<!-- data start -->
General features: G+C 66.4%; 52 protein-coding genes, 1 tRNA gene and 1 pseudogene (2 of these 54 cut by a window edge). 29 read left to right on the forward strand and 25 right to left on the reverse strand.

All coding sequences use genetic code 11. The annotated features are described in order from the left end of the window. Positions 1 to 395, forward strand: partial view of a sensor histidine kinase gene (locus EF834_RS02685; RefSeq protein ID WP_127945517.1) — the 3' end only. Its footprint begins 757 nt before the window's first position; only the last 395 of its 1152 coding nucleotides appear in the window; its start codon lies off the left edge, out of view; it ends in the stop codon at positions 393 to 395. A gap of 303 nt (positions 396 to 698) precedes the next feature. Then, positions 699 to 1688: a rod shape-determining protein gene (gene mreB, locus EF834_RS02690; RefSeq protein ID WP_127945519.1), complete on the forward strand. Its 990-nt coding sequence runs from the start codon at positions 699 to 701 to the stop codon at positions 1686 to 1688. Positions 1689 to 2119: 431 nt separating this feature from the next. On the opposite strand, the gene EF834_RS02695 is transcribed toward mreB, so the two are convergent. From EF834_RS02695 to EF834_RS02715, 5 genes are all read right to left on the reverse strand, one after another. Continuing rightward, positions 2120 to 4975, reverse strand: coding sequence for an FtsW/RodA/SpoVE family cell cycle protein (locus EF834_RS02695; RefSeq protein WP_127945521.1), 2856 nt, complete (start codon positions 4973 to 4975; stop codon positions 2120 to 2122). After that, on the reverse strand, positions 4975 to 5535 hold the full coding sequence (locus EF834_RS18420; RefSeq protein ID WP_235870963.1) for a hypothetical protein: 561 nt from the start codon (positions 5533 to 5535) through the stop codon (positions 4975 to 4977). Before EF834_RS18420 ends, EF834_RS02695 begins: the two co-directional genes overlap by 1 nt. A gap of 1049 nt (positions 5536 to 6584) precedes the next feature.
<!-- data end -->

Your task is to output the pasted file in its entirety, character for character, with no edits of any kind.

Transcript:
General features: G+C 66.4%; 52 protein-coding genes, 1 tRNA gene and 1 pseudogene (2 of these 54 cut by a window edge). 29 read left to right on the forward strand and 25 right to left on the reverse strand.

All coding sequences use genetic code 11. The annotated features are described in order from the left end of the window. Positions 1 to 395, forward strand: partial view of a sensor histidine kinase gene (locus EF834_RS02685; RefSeq protein ID WP_127945517.1) — the 3' end only. Its footprint begins 757 nt before the window's first position; only the last 395 of its 1152 coding nucleotides appear in the window; its start codon lies off the left edge, out of view; it ends in the stop codon at positions 393 to 395. A gap of 303 nt (positions 396 to 698) precedes the next feature. Then, positions 699 to 1688: a rod shape-determining protein gene (gene mreB, locus EF834_RS02690; RefSeq protein ID WP_127945519.1), complete on the forward strand. Its 990-nt coding sequence runs from the start codon at positions 699 to 701 to the stop codon at positions 1686 to 1688. Positions 1689 to 2119: 431 nt separating this feature from the next. On the opposite strand, the gene EF834_RS02695 is transcribed toward mreB, so the two are convergent. From EF834_RS02695 to EF834_RS02715, 5 genes are all read right to left on the reverse strand, one after another. Continuing rightward, positions 2120 to 4975, reverse strand: coding sequence for an FtsW/RodA/SpoVE family cell cycle protein (locus EF834_RS02695; RefSeq protein WP_127945521.1), 2856 nt, complete (start codon positions 4973 to 4975; stop codon positions 2120 to 2122). After that, on the reverse strand, positions 4975 to 5535 hold the full coding sequence (locus EF834_RS18420; RefSeq protein ID WP_235870963.1) for a hypothetical protein: 561 nt from the start codon (positions 5533 to 5535) through the stop codon (positions 4975 to 4977). Before EF834_RS18420 ends, EF834_RS02695 begins: the two co-directional genes overlap by 1 nt. A gap of 1049 nt (positions 5536 to 6584) precedes the next feature.